News / South Africa

Steven Tau
2 minute read
24 May 2017
6:31 am

440% increase in violent protests over past 10 years – expert

Steven Tau

Protest action is expected to continue, according to an expert.

A young protester armed with bricks stands in a blocked road while police Nyalas monitor the situation in Ennerdale, Johannesburg. Residents in the area continued protests today against poor service delivery and lack of housing, which led to confrontations with police. 11 May 2017. Picture: Yeshiel Panchia

The general increase in community protests experienced over the past decade is likely to continue unabated, says a leading security expert.

Senior researcher at the Institute for Security Studies (ISS) Johan Burger said that over the last 10 years, there had been an increase of 40% in peaceful demonstrations.

The worrying issue, according to Burger, was an increase in violent incidents that have marred many protests.

He said there had been an increase of 440% in violent protests over the past 10 years.

“At the moment, I don’t see this changing any time soon,” said Burger.

“In fact, the protest actions that we have been witnessing in different parts of the country over the past couple of weeks are likely to continue.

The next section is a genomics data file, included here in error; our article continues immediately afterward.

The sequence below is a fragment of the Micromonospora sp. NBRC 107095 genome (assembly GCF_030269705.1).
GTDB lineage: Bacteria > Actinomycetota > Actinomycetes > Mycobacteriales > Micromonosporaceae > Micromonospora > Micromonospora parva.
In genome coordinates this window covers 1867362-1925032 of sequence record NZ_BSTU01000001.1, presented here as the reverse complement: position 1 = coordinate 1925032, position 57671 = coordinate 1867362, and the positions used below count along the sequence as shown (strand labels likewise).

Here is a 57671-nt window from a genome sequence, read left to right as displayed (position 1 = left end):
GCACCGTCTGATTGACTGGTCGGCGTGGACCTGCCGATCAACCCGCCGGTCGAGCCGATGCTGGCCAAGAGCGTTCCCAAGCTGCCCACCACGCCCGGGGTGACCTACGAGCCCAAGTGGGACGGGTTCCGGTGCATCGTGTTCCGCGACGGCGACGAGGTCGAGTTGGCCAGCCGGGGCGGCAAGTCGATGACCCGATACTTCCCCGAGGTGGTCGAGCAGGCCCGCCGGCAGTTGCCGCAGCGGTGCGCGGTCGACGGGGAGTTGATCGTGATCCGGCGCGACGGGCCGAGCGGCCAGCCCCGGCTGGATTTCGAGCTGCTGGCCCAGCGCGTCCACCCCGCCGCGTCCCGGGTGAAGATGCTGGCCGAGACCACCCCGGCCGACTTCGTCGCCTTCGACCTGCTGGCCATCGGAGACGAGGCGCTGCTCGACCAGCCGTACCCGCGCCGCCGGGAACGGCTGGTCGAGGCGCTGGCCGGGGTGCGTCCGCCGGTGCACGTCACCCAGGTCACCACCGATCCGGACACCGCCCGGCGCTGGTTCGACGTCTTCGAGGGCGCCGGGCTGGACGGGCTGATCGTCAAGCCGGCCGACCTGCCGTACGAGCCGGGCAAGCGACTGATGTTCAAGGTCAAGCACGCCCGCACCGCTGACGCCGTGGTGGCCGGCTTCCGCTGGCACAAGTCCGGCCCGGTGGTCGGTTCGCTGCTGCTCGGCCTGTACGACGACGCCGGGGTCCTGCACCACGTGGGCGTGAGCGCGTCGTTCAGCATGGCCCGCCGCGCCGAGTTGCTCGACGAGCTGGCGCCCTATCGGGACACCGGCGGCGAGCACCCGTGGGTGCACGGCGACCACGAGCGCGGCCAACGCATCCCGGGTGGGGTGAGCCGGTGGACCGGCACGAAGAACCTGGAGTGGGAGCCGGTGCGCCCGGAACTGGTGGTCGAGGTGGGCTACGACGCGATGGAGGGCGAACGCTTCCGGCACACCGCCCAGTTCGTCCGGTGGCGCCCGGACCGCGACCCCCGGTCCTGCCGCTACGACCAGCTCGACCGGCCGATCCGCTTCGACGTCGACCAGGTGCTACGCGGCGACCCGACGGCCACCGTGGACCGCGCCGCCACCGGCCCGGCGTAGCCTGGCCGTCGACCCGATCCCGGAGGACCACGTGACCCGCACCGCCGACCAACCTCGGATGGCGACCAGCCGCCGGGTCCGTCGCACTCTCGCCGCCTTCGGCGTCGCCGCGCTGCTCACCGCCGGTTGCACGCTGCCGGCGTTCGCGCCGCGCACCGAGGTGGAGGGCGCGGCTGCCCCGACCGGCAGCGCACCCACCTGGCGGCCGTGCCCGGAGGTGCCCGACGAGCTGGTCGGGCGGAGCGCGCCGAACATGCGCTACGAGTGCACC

“I’m also certain that many are also now nervously waiting to hear when the students will again take to the streets, demanding free education at tertiary level.”

Various parts of the country have, in recent weeks, been gripped by violent community protests, mostly sparked by lack of service delivery.

Police in Gauteng had their hands full trying to defuse what turned into volatile protests in areas such as Ennerdale, Eldorado Park and Finetown, in the south of Johannesburg Several shops were looted and vehicles were set alight. But following meetings initiated by government officials and the different communities, calm appears to have returned to those areas.

This week, the protest action moved to parts of Ekurhuleni, including Tsakane, Makause, Geluksdaal and Spruitview. Several people were arrested for inciting violence and public violence.

Spokesperson for the Ekurhuleni Metro Police Kobedi Mokheseng said the affected areas were quiet on Monday night and yesterday, but officers would remain there until calm had been completely restored.

Title deeds distribution campaign

Gauteng MEC for human settlements Paul Mashatile and Ekurhuleni mayor Mzwandile Masina will today launch the rollout of a title deeds distribution campaign.

More than 300 title deeds will be handed over to residents of Etwatwa.

The intention of the campaign is to deal with the title deeds backlogs in the province.

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